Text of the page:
Help put a smile on the face of sick child by helping out with the toy drive. Donate new toys or money to our Ohel Chanukah toy drive. This drive entails collecting and distributing all the toys that are collected as well as picking out and purchasing the toys themselves.


    Collect and run a hat drive that distributes new baseball hats for children with cancer. This can be easily done and is a big mitzvah.


    Help pack and distribute packages, containing food for shabbos, to needy families. This great opportunity takes place every Thursday night and before holidays.


    Spend some time each week – a weeknight, Friday, Shabbos or Sunday afternoon – visiting a nursing home in your area. Try to form a relationship with one or two special residents. Many Elderly Recreational Homes need assistance in teaching basic computer skills to the residents. This is a great opportunity to help the elderly and have fun as well. They will soon look forward eagerly to your visits!


    Contact your local hospital’s volunteer department to find out about its requirements for visiting (each hospital has its own). Try setting aside Shabbos afternoon or a Sunday to brightening the day of a lonely, sick person.


    Join the DRS Blood Drive committee and take part in a mitzvah that is so important .DRS runs their annual blood drive in April. You can help by scheduling appointments with parents in the weeks before the blood drive or attending the blood drive itself to give out papers, cookies and juice.


    When a family is very poor, even a funeral is too great an expense. The Hebrew Free Burial Society provides burial for all Jews. We also take our tenth grade trip to help clean up the cemetery, and restore the cemetery to its original state.


    This program is designed to have DRS boys help guide children in the community. As a community mentor you are paired up with a boy who really just needs a “big brother”. This can entail going out for pizza or helping with his homework. This is a great chance for you to positively influence a younger boy in the community.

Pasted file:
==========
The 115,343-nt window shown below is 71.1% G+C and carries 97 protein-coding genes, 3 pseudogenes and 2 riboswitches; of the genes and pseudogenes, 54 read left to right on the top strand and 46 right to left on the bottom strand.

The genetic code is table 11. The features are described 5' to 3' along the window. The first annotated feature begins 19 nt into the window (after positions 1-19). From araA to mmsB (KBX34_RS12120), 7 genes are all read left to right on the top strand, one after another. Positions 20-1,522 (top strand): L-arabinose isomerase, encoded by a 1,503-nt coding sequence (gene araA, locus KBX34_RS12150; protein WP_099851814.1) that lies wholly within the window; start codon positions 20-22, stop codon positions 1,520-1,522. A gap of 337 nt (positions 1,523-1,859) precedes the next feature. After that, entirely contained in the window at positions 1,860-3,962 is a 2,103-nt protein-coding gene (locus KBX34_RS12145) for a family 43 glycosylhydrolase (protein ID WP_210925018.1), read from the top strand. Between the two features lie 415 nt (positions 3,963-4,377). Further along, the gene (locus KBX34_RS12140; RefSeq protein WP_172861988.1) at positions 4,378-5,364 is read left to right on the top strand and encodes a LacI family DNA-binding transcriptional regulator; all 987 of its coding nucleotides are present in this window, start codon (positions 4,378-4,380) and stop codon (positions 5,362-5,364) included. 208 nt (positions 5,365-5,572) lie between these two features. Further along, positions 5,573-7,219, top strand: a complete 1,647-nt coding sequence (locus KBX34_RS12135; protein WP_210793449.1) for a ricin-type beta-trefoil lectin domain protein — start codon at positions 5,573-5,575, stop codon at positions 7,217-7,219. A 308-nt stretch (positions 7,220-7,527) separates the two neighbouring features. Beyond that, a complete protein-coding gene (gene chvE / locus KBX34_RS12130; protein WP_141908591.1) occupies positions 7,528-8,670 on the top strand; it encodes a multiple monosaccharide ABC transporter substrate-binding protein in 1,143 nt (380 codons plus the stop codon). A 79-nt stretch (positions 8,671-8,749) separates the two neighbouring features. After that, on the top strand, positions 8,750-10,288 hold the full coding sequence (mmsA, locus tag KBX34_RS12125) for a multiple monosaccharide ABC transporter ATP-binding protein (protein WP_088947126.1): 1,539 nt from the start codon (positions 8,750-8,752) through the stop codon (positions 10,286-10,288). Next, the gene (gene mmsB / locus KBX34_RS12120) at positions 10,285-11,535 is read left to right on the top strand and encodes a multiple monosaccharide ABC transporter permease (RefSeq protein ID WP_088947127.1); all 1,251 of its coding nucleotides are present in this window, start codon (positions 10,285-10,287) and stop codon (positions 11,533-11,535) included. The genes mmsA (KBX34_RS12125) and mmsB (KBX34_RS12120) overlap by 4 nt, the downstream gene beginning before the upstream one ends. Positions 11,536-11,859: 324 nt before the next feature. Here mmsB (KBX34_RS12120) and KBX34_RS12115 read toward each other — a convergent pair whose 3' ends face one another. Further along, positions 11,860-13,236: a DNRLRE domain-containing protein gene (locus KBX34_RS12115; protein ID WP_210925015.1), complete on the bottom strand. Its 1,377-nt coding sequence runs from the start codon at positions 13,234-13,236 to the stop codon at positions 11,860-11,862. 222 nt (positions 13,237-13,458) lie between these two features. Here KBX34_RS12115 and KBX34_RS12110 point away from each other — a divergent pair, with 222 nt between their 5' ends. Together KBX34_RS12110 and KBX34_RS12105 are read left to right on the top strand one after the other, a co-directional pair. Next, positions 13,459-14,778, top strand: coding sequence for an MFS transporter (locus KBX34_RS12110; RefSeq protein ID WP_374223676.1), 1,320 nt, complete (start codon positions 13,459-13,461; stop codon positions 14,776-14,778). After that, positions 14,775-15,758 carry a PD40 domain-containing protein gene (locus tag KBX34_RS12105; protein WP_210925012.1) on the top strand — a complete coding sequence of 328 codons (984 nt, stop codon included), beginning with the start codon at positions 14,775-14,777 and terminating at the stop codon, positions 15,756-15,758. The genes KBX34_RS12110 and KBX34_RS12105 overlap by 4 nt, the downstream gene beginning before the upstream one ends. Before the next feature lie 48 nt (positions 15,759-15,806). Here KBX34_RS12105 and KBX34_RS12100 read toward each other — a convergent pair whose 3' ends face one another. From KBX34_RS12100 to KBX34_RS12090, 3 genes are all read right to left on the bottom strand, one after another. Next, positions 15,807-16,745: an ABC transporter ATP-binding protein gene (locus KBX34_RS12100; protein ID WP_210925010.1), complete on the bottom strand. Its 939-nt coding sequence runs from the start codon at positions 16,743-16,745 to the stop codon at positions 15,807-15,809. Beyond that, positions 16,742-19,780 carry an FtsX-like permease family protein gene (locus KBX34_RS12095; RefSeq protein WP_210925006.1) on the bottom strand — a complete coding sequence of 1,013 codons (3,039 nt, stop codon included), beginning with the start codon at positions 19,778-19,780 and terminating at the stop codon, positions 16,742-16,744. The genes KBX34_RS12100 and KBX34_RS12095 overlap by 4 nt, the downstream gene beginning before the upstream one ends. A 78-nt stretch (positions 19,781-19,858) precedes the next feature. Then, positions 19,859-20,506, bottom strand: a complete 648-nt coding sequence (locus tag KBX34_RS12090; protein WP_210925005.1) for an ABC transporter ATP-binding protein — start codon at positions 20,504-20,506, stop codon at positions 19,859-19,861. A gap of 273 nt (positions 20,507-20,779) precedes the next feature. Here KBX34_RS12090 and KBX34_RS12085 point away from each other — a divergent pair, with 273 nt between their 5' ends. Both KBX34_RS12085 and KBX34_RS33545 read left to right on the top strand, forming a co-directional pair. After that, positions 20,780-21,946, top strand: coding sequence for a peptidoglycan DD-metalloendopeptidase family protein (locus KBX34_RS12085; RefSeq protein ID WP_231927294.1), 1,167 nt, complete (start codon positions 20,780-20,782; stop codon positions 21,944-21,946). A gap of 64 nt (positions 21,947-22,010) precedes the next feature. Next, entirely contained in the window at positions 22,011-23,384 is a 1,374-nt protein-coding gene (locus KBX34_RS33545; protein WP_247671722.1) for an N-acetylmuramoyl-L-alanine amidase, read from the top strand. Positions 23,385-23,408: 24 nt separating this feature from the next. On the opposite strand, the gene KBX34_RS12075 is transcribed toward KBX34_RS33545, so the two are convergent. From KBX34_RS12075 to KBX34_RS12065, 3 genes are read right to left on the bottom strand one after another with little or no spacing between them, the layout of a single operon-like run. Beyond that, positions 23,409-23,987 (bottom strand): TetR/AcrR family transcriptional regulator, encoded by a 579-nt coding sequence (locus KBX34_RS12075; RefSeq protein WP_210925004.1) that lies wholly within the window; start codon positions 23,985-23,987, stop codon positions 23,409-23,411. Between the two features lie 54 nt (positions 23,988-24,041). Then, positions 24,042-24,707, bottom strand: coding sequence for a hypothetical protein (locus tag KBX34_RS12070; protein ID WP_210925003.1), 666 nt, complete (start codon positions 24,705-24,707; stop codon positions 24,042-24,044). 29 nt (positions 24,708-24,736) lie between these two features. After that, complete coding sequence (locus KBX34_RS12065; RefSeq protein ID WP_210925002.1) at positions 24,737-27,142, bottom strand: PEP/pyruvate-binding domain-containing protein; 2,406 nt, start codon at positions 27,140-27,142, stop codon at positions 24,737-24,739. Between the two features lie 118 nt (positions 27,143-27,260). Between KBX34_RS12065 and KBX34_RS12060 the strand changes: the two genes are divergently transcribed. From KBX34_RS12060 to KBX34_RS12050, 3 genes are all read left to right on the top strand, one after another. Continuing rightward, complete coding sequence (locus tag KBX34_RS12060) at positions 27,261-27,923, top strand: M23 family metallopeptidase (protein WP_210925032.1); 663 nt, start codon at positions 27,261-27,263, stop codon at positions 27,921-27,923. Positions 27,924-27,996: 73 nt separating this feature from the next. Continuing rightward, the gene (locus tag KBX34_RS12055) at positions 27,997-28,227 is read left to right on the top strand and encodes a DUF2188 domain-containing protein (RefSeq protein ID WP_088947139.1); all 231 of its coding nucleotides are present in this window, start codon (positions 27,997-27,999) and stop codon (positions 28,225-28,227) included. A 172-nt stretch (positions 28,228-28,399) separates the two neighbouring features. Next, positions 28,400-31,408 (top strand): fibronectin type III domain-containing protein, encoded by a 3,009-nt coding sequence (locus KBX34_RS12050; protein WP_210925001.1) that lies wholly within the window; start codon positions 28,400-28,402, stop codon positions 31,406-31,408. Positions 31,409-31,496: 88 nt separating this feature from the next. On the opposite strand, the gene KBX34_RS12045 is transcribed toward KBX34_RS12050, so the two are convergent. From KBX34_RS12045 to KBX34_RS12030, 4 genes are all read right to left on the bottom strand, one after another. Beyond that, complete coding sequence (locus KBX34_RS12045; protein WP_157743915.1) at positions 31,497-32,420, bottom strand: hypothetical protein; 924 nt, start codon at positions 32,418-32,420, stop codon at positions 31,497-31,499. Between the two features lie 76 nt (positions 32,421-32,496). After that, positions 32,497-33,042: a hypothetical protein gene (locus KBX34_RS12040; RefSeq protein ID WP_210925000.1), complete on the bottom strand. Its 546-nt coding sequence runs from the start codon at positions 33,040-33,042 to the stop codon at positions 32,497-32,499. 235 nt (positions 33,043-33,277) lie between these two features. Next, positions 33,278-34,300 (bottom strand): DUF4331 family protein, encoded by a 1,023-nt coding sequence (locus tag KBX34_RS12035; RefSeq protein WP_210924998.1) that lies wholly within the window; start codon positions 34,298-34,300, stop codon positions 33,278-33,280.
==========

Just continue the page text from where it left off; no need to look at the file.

Yachad mainstreams developmentally disabled children with their peers, attending Shabbatonim, Good Sports and other Yachad events are fun and meaningful.


    A child with developmental disabilities would often benefit from being included in activities with his non-disabled peers (this is called “mainstreaming”) but often cannot because of his or her special needs. Kulanu will set up a high school student with a child with special needs so that he or she can participate in Shabbos morning groups or another weekly activity.


    Are you good in a math? Love Biology. If so you can help teach a

    Particular subject to someone else in the school that needs some assistance. The peer-tutoring program is a great chance to help other students in the school.


    The Jewish Educational Program is a great opportunity to help children who don’t receive a Torah education. JEP provides them with the opportunity to learn about their Jewish heritage or help them with Hebrew homework.



    College Bowl, “The Varsity Sport of the Mind”, is the world famous game of questions and answers played by two teams of competing students. It provides an arena for the fastest minds in school, demonstrating students’ knowledge under the fire of varsity competition. Students vie for the championship with local yeshivot.


    Participation on the Debate Team allows students to master arguments regarding some of the most controversial issues of our time. The students’ aptitude in the various topics debated is fully tested through a debate procedure which encourages creativity, fosters verbal persuasion and develops rhetorical skills. Students improve analytical skills, sharpen research strategies and increase their self-confidence. The Debate Team competes with other Yeshiva teams.